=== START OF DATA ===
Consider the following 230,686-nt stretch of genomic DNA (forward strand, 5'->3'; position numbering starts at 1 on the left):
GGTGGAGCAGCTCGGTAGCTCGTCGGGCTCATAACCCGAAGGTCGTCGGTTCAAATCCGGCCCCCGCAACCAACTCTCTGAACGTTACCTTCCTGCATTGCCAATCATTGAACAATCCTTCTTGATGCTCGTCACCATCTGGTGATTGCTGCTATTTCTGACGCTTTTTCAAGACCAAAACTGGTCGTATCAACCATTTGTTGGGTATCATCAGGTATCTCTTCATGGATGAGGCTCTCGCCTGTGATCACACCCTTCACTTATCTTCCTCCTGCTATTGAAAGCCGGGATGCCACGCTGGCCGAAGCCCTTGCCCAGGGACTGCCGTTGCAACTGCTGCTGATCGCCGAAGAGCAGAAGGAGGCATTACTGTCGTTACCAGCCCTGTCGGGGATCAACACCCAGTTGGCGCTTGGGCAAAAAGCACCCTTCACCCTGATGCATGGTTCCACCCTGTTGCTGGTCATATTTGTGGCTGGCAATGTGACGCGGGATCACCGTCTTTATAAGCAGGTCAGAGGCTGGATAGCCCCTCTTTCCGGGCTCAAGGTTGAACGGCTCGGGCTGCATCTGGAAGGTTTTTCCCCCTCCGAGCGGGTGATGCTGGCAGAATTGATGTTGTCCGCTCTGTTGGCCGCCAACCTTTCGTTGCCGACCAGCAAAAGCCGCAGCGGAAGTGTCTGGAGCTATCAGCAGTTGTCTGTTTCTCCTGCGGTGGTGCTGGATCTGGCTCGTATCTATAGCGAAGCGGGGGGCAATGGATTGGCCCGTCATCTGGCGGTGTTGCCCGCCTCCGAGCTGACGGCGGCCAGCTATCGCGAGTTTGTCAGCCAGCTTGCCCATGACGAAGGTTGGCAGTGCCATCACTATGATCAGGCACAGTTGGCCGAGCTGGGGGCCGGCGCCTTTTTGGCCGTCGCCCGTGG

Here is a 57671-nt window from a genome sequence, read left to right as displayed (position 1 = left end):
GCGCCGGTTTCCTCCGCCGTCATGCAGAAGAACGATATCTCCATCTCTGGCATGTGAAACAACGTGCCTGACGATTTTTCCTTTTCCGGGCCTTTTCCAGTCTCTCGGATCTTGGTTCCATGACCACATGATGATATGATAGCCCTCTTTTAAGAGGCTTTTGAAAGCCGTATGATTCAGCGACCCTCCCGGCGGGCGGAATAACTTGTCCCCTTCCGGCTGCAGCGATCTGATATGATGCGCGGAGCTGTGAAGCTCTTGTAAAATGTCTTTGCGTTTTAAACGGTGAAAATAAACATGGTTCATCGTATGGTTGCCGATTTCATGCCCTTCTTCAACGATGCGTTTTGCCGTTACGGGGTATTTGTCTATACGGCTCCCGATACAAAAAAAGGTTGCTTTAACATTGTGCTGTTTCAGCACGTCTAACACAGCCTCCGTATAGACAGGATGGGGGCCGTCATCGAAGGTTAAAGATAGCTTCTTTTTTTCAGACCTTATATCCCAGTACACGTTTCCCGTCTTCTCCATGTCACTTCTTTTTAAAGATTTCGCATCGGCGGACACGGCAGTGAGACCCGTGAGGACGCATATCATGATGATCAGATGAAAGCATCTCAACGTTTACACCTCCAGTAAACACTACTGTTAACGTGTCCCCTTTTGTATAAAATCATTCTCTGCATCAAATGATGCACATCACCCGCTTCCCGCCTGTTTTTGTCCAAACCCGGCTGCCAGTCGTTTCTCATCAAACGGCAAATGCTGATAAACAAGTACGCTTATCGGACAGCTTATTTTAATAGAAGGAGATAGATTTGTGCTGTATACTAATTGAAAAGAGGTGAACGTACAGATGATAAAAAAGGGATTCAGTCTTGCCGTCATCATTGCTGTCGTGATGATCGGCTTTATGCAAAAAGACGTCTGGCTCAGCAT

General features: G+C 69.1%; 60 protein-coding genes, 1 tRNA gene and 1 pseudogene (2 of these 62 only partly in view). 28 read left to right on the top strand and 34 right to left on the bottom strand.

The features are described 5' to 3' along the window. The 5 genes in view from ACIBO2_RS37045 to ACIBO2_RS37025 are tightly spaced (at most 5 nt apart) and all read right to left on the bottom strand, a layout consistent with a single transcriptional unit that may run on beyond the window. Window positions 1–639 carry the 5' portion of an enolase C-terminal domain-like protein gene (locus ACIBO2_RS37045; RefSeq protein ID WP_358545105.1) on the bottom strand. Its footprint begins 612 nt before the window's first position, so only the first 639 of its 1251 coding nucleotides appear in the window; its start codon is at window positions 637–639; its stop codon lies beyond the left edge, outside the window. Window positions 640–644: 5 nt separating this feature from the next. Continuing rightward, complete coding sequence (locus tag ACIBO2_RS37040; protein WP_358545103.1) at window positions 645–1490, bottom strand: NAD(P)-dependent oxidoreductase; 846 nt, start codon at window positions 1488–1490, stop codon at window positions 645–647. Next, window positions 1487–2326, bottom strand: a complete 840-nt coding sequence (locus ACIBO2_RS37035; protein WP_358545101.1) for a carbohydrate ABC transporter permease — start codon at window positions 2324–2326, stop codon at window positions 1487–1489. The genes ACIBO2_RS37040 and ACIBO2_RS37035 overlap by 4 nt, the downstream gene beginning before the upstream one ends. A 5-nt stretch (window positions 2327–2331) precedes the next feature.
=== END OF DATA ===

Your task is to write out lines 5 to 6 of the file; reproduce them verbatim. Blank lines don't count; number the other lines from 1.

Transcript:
General features: G+C 69.1%; 60 protein-coding genes, 1 tRNA gene and 1 pseudogene (2 of these 62 only partly in view). 28 read left to right on the top strand and 34 right to left on the bottom strand.

The features are described 5' to 3' along the window. The 5 genes in view from ACIBO2_RS37045 to ACIBO2_RS37025 are tightly spaced (at most 5 nt apart) and all read right to left on the bottom strand, a layout consistent with a single transcriptional unit that may run on beyond the window. Window positions 1–639 carry the 5' portion of an enolase C-terminal domain-like protein gene (locus ACIBO2_RS37045; RefSeq protein ID WP_358545105.1) on the bottom strand. Its footprint begins 612 nt before the window's first position, so only the first 639 of its 1251 coding nucleotides appear in the window; its start codon is at window positions 637–639; its stop codon lies beyond the left edge, outside the window. Window positions 640–644: 5 nt separating this feature from the next. Continuing rightward, complete coding sequence (locus tag ACIBO2_RS37040; protein WP_358545103.1) at window positions 645–1490, bottom strand: NAD(P)-dependent oxidoreductase; 846 nt, start codon at window positions 1488–1490, stop codon at window positions 645–647. Next, window positions 1487–2326, bottom strand: a complete 840-nt coding sequence (locus ACIBO2_RS37035; protein WP_358545101.1) for a carbohydrate ABC transporter permease — start codon at window positions 2324–2326, stop codon at window positions 1487–1489. The genes ACIBO2_RS37040 and ACIBO2_RS37035 overlap by 4 nt, the downstream gene beginning before the upstream one ends. A 5-nt stretch (window positions 2327–2331) precedes the next feature.